I am not welcome to any of his two kids party's and we spent xmas and New year's apart and Thanksgiving last year because of his kids. as much as he wanted me around, I couldn't. I didn't wanna put him in such position and so as his kids. I don't know what to do. Holidays are coming again and we are officially moving in together sometime this month. Is it ever gonna get better? I know time heals wounds, but it makes me depressed thinking about holidays and seeing my boyfriend sad and hurting coz he couldn't get me and his kids together in one place. I love him dearly. I am not sure sometimes how to make things better. I'd been very understanding and sensitive to his kids feelings especially to my boyfriend.
Any advice would be highly appreciated.
Natasha Pelati (author) from South Africa on December 12, 2016:
I think for now you should enjoy her company and when she is ready she will introduce you to her kids. You have to remember that taking on an already made family has its challenges and you have to be prepared to put the children first. I think 8 years is enough time to have grieved and if you want to tell her how you feel than just do it.
D on December 09, 2016:
I am currently dating a widow. She is 45 and I am 36. She is absolutely amazing. I can only normally see her once or twice a week with her schedule. She has 2 kids. Daughter 13 son 10.Their father passed away 8 years ago. When I am around her I feel that my love for her is getting stronger and I need to tell her. I am very hesitant to do so because I have not met her kids, also i do feel uncomfortable when she mentions his name. She does not tell stories they experienced just normally something like similar to "Mickey used to do that". I do want to marry someone one day but it is very difficult to know how to approach this situation when I do have very strong feelings for her. Any advice would be appreciated!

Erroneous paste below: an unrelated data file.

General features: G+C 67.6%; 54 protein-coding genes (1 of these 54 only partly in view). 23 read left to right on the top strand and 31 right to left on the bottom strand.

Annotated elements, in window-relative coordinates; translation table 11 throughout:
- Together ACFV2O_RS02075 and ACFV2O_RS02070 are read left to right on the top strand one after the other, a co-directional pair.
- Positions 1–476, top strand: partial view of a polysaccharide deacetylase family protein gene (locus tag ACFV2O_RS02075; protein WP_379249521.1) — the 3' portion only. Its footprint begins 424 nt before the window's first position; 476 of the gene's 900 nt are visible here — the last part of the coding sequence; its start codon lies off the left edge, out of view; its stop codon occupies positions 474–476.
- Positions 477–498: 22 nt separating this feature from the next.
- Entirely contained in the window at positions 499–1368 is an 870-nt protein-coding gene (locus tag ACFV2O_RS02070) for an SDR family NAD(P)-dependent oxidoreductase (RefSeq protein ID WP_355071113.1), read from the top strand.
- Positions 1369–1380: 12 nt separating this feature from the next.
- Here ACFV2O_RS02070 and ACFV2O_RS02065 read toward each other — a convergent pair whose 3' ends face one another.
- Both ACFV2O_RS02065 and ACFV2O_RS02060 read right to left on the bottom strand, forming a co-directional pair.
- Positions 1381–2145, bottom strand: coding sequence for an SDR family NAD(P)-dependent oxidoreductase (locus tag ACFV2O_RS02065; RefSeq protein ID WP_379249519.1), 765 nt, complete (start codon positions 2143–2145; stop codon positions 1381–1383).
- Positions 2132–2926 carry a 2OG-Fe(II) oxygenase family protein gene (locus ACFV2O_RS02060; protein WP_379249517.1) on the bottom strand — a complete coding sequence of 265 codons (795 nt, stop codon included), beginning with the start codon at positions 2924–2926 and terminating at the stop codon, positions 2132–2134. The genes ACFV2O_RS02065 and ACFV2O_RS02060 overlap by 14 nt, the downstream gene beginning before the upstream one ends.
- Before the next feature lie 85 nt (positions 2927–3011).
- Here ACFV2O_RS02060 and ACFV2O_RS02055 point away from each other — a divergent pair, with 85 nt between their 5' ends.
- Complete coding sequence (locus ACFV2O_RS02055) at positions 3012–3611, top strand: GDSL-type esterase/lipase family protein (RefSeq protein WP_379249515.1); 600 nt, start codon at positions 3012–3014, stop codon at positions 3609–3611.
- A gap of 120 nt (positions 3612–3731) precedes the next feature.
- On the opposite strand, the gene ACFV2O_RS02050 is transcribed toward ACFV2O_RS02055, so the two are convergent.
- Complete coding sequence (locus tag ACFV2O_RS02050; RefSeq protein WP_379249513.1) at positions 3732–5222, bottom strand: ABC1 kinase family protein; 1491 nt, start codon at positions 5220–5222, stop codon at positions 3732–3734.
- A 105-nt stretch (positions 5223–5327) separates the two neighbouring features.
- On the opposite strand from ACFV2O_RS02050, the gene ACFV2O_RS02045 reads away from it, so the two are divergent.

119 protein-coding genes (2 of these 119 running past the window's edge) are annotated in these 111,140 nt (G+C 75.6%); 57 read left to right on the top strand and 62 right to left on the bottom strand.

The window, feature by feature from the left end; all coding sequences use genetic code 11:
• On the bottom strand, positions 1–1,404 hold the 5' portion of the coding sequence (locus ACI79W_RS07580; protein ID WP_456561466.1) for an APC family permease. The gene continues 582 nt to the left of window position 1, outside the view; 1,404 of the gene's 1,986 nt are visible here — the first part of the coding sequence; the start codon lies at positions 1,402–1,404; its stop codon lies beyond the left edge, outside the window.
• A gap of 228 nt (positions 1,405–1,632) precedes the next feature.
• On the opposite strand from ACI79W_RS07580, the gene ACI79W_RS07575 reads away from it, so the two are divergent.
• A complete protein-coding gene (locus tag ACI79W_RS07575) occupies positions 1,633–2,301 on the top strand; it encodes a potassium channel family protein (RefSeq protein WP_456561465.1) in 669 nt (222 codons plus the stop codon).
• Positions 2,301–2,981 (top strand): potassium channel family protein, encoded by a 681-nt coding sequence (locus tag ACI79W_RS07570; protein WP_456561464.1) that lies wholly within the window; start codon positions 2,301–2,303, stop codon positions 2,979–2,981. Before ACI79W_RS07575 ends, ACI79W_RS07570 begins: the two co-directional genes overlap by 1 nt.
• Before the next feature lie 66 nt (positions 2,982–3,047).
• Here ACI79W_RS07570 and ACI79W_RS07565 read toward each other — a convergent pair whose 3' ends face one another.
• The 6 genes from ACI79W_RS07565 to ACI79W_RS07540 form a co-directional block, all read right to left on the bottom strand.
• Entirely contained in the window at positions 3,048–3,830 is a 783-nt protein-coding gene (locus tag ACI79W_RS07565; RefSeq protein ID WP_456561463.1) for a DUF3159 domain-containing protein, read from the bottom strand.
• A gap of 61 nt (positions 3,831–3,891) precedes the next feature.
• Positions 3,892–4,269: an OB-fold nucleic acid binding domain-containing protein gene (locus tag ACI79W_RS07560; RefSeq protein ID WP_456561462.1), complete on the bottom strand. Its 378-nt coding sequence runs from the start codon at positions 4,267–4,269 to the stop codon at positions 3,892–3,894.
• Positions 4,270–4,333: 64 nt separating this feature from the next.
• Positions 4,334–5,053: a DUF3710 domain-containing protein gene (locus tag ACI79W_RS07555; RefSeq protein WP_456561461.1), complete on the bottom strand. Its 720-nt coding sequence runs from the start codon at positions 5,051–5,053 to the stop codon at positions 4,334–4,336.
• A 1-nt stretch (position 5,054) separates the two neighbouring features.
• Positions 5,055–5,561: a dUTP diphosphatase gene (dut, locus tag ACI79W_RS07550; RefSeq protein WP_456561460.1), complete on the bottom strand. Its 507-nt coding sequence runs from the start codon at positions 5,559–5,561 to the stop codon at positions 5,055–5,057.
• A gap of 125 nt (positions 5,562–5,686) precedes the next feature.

Natasha Pelati (author) from South Africa on April 25, 2016:
Nani - it is never easy for children when it comes to change. Teenagers can be very difficult especially if they are girls as they will get jealous and sometimes hurtful because they assume you are taking their fathers love away. You need to be honest with them and tell them that you are not there to replace their mother but you will be there to support them and they should feel free to speak about their mother or their feelings. Let them know that you will be there as a parental figure and both you and your partner need to be ready to stand together as one or it will not work at all. The children need to know that you are both strong together and that you love each other as well as understanding that you will both love them too. I think a sit down as a family will be a good idea so that you can discuss what your plans are and let them ask questions if they need to but you also need to make them understand that it is going to happen and that they will be loved either way.